From Tomoe Gozen to Jeanne Hachette, these 10 badass warrior women have slashed their way into the history books, in this episode of History Countdown.
Biography highlights newsworthy personalities and events with compelling and surprising points-of-view, telling the true stories from some of the most accomplished non-fiction storytellers of our time.
Throughout history, women have had to fight to prove that anything men can do, they can do as well. For centuries, women have commanded armies, fought bravely, and often straight-up dominated their enemies in combat. These are the most badass warrior women in history.
Khutulun was a warrior, military adviser, and the great-great-granddaughter of Genghis Khan. But as skilled as Khutulun was at riding horses and with a bow and arrow, it was her wrestling prowess that made her the pride of the Mongol nation. Even Marco Polo commented on it in his writings. Khutulun’s clan placed great value in these wrestling matches, believing you were blessed by the gods if you won.
There were no weight classes in these contests. Anyone could wrestle anyone, and Khutulun never lost. She famously had a standing decree that she would marry any man who could defeat her, but he would owe her 100 horses if he lost. She ended up with 10,000 horses and zero husbands. Khutulun is honored in Mongolia to this day and the traditional Mongolian wrestling outfit is noticeably open chested to prove that the wrestler is not another wrestler princess.
The Trung Sisters
The Trung Sisters, Trung Trac and Trung Nhi, are two of the two most famous heroines in Vietnamese history. Many believe Vietnam wouldn’t exist today if it weren’t for them. In 40 C.E., they led a rebellion against the harsh rule of the Han Dynasty of China, who had been occupying Vietnam for many years. They gathered 80,000 people to oppose the mighty Chinese, performing feats of bravery to convince people to join their cause, once killing a man-eating tiger and then writing their proclamation of war on its hide.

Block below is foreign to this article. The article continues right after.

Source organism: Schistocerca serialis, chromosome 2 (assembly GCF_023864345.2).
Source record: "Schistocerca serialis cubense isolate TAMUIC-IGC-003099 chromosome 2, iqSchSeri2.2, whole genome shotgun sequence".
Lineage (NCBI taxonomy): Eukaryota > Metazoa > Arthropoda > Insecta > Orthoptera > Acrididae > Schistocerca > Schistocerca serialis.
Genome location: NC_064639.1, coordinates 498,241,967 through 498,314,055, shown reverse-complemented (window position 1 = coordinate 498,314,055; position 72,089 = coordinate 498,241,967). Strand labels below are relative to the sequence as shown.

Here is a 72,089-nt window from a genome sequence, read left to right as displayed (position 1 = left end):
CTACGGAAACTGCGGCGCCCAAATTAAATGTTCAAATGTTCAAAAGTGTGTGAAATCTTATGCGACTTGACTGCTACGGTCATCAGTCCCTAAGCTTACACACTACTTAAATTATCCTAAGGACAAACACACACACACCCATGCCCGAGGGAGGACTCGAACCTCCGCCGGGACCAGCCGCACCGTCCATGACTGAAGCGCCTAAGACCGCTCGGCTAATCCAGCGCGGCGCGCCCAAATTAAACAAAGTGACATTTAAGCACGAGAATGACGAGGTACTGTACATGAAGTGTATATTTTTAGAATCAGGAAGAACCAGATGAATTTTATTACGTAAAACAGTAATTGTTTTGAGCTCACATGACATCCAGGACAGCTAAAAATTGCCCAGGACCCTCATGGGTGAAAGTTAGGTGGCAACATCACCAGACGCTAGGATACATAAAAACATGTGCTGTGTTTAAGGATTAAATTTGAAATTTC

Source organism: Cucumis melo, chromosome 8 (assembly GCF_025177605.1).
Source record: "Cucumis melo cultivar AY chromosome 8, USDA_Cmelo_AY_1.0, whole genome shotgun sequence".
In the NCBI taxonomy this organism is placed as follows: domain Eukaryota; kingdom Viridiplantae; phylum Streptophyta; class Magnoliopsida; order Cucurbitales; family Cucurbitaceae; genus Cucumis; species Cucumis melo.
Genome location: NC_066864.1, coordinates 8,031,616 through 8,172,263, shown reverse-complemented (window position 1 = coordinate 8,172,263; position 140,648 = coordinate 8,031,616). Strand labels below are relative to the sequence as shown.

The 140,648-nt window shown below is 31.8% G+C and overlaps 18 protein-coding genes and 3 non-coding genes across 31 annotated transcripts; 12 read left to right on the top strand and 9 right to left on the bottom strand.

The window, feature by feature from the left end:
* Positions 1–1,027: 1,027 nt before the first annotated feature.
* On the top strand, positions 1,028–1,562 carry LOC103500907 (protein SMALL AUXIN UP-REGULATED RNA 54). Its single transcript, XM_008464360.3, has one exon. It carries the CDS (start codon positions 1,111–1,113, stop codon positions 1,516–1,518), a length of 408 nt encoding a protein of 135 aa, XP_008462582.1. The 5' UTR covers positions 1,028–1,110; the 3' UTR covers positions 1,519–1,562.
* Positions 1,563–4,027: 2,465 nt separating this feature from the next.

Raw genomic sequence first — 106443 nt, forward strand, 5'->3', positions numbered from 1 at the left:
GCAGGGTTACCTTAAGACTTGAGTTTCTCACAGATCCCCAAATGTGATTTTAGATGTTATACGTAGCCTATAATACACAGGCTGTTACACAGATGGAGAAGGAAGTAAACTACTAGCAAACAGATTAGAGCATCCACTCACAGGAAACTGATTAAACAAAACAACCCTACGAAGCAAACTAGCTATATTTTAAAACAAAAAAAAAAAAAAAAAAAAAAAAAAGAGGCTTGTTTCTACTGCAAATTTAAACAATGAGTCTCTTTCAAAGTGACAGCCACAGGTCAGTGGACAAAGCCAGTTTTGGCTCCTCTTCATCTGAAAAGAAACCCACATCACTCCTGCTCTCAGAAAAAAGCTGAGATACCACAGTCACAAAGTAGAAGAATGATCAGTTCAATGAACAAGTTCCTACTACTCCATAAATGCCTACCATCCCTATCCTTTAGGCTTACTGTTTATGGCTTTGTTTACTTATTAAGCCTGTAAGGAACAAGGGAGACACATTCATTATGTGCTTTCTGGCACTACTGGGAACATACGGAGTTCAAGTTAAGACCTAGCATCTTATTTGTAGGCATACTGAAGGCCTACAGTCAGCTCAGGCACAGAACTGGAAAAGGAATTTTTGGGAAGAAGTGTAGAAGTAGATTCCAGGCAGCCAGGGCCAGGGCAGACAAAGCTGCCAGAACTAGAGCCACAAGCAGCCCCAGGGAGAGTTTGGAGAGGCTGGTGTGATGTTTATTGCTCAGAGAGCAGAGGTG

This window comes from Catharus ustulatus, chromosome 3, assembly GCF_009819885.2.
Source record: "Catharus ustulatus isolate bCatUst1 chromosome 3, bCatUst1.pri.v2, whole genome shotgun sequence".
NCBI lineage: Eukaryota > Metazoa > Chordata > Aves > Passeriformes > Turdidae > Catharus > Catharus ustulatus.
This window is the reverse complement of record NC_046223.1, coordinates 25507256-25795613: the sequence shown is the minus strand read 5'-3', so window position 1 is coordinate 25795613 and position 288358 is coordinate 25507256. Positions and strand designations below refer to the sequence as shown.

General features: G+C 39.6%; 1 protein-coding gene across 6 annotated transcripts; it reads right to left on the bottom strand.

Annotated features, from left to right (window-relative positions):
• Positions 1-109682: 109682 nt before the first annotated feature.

They selected 36 women as generals, including their mother, and the army managed to drive their oppressors from Vietnamese land for three years before finally being overtaken. Before they could be captured, the sisters took their lives together by drowning. These warrior sisters are memorialized in poems, monuments, and are a source of pride to many women in Vietnam.
Tomoe Gozen is a legend in Japanese history: the archetypal samurai woman warrior who fought in the Japanese civil wars of the 12th century. She was known for her beauty, bravery, and battle skills, capable of dealing even with demons or gods. Armed with a strongbow and longsword, she was a lead commander of the samurai army and amassed a Hall of Fame battle résumé. In 1181, she defeated and collected the heads of seven warriors in a single battle. In 1184, she led 300 men to battle 6,000 and was one of only five to survive.
In the same year, when her commander and husband wanted to retreat, Tomoe rode straight into the offense, picked the worthiest opponent among them, and beheaded him. No one knows for certain what became of Tomoe after the war ended, but she is a prominent figure in modern Japanese culture in the form of monuments, the subject of plays, and in festivals.